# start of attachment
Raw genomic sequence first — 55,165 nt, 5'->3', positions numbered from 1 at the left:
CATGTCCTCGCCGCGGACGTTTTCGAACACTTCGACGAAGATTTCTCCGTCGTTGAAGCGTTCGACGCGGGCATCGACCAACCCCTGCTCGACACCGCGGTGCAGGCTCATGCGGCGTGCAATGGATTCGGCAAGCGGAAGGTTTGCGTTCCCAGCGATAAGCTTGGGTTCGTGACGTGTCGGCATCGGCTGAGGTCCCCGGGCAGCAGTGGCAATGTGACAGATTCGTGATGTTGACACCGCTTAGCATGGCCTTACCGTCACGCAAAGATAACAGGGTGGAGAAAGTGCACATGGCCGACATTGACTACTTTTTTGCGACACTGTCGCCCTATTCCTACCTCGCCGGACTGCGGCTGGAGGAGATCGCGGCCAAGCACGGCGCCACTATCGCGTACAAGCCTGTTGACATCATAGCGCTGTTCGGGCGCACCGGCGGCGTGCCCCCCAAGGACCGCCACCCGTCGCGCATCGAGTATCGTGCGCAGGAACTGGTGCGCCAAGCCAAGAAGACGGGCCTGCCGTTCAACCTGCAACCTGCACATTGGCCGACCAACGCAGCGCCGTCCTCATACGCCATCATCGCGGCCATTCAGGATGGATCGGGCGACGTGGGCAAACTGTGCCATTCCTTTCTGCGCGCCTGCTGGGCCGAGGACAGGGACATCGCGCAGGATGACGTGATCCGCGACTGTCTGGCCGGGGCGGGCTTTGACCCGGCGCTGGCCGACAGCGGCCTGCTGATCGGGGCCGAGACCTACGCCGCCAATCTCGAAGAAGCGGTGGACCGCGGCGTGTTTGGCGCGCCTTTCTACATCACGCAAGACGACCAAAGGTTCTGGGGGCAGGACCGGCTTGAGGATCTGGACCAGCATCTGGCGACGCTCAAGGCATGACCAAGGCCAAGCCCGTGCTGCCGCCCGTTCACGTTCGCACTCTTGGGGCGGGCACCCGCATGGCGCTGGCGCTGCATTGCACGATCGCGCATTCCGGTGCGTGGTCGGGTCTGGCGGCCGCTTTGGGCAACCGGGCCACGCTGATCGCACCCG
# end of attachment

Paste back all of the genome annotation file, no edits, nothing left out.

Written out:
Raw genomic sequence first — 55,165 nt, 5'->3', positions numbered from 1 at the left:
CATGTCCTCGCCGCGGACGTTTTCGAACACTTCGACGAAGATTTCTCCGTCGTTGAAGCGTTCGACGCGGGCATCGACCAACCCCTGCTCGACACCGCGGTGCAGGCTCATGCGGCGTGCAATGGATTCGGCAAGCGGAAGGTTTGCGTTCCCAGCGATAAGCTTGGGTTCGTGACGTGTCGGCATCGGCTGAGGTCCCCGGGCAGCAGTGGCAATGTGACAGATTCGTGATGTTGACACCGCTTAGCATGGCCTTACCGTCACGCAAAGATAACAGGGTGGAGAAAGTGCACATGGCCGACATTGACTACTTTTTTGCGACACTGTCGCCCTATTCCTACCTCGCCGGACTGCGGCTGGAGGAGATCGCGGCCAAGCACGGCGCCACTATCGCGTACAAGCCTGTTGACATCATAGCGCTGTTCGGGCGCACCGGCGGCGTGCCCCCCAAGGACCGCCACCCGTCGCGCATCGAGTATCGTGCGCAGGAACTGGTGCGCCAAGCCAAGAAGACGGGCCTGCCGTTCAACCTGCAACCTGCACATTGGCCGACCAACGCAGCGCCGTCCTCATACGCCATCATCGCGGCCATTCAGGATGGATCGGGCGACGTGGGCAAACTGTGCCATTCCTTTCTGCGCGCCTGCTGGGCCGAGGACAGGGACATCGCGCAGGATGACGTGATCCGCGACTGTCTGGCCGGGGCGGGCTTTGACCCGGCGCTGGCCGACAGCGGCCTGCTGATCGGGGCCGAGACCTACGCCGCCAATCTCGAAGAAGCGGTGGACCGCGGCGTGTTTGGCGCGCCTTTCTACATCACGCAAGACGACCAAAGGTTCTGGGGGCAGGACCGGCTTGAGGATCTGGACCAGCATCTGGCGACGCTCAAGGCATGACCAAGGCCAAGCCCGTGCTGCCGCCCGTTCACGTTCGCACTCTTGGGGCGGGCACCCGCATGGCGCTGGCGCTGCATTGCACGATCGCGCATTCCGGTGCGTGGTCGGGTCTGGCGGCCGCTTTGGGCAACCGGGCCACGCTGATCGCACCCG